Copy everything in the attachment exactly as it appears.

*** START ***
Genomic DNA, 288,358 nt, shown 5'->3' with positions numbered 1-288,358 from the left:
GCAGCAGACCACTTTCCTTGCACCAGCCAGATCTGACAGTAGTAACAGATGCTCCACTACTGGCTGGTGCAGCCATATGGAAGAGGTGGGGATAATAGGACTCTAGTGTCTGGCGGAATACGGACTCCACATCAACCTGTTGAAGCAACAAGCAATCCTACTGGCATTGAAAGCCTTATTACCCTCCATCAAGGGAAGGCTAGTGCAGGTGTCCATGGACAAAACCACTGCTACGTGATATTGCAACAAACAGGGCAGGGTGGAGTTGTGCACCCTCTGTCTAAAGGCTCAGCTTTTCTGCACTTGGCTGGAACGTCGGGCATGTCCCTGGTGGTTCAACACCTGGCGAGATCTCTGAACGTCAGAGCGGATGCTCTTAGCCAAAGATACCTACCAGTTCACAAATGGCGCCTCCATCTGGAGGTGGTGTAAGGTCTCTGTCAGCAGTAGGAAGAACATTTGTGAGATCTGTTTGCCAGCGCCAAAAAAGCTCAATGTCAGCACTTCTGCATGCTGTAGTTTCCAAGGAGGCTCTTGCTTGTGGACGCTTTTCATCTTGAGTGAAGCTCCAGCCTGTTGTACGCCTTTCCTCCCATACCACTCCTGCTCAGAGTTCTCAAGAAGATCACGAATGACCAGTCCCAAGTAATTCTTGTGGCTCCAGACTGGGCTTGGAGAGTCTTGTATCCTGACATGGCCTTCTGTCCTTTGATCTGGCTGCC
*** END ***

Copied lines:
Genomic DNA, 288,358 nt, shown 5'->3' with positions numbered 1-288,358 from the left:
GCAGCAGACCACTTTCCTTGCACCAGCCAGATCTGACAGTAGTAACAGATGCTCCACTACTGGCTGGTGCAGCCATATGGAAGAGGTGGGGATAATAGGACTCTAGTGTCTGGCGGAATACGGACTCCACATCAACCTGTTGAAGCAACAAGCAATCCTACTGGCATTGAAAGCCTTATTACCCTCCATCAAGGGAAGGCTAGTGCAGGTGTCCATGGACAAAACCACTGCTACGTGATATTGCAACAAACAGGGCAGGGTGGAGTTGTGCACCCTCTGTCTAAAGGCTCAGCTTTTCTGCACTTGGCTGGAACGTCGGGCATGTCCCTGGTGGTTCAACACCTGGCGAGATCTCTGAACGTCAGAGCGGATGCTCTTAGCCAAAGATACCTACCAGTTCACAAATGGCGCCTCCATCTGGAGGTGGTGTAAGGTCTCTGTCAGCAGTAGGAAGAACATTTGTGAGATCTGTTTGCCAGCGCCAAAAAAGCTCAATGTCAGCACTTCTGCATGCTGTAGTTTCCAAGGAGGCTCTTGCTTGTGGACGCTTTTCATCTTGAGTGAAGCTCCAGCCTGTTGTACGCCTTTCCTCCCATACCACTCCTGCTCAGAGTTCTCAAGAAGATCACGAATGACCAGTCCCAAGTAATTCTTGTGGCTCCAGACTGGGCTTGGAGAGTCTTGTATCCTGACATGGCCTTCTGTCCTTTGATCTGGCTGCC